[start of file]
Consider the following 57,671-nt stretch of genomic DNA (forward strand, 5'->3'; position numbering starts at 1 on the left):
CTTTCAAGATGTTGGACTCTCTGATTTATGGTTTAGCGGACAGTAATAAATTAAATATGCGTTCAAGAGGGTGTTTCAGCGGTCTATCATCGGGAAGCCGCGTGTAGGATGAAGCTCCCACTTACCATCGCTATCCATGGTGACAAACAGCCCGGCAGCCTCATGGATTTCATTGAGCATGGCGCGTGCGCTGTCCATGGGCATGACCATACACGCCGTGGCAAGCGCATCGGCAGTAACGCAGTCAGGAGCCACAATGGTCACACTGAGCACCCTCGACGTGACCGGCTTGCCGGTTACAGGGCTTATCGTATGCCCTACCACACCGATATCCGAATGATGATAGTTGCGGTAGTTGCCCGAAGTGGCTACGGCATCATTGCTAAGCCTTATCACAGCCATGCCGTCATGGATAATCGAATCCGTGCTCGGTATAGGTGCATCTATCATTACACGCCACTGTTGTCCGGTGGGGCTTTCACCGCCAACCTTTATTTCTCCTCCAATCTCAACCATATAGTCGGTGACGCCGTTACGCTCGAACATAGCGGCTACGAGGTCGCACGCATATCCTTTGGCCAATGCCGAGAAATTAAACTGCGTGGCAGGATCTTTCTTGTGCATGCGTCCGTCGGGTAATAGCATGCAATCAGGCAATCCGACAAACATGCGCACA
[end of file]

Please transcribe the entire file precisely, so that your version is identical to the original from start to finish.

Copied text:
Consider the following 57,671-nt stretch of genomic DNA (forward strand, 5'->3'; position numbering starts at 1 on the left):
CTTTCAAGATGTTGGACTCTCTGATTTATGGTTTAGCGGACAGTAATAAATTAAATATGCGTTCAAGAGGGTGTTTCAGCGGTCTATCATCGGGAAGCCGCGTGTAGGATGAAGCTCCCACTTACCATCGCTATCCATGGTGACAAACAGCCCGGCAGCCTCATGGATTTCATTGAGCATGGCGCGTGCGCTGTCCATGGGCATGACCATACACGCCGTGGCAAGCGCATCGGCAGTAACGCAGTCAGGAGCCACAATGGTCACACTGAGCACCCTCGACGTGACCGGCTTGCCGGTTACAGGGCTTATCGTATGCCCTACCACACCGATATCCGAATGATGATAGTTGCGGTAGTTGCCCGAAGTGGCTACGGCATCATTGCTAAGCCTTATCACAGCCATGCCGTCATGGATAATCGAATCCGTGCTCGGTATAGGTGCATCTATCATTACACGCCACTGTTGTCCGGTGGGGCTTTCACCGCCAACCTTTATTTCTCCTCCAATCTCAACCATATAGTCGGTGACGCCGTTACGCTCGAACATAGCGGCTACGAGGTCGCACGCATATCCTTTGGCCAATGCCGAGAAATTAAACTGCGTGGCAGGATCTTTCTTGTGCATGCGTCCGTCGGGTAATAGCATGCAATCAGGCAATCCGACAAACATGCGCACA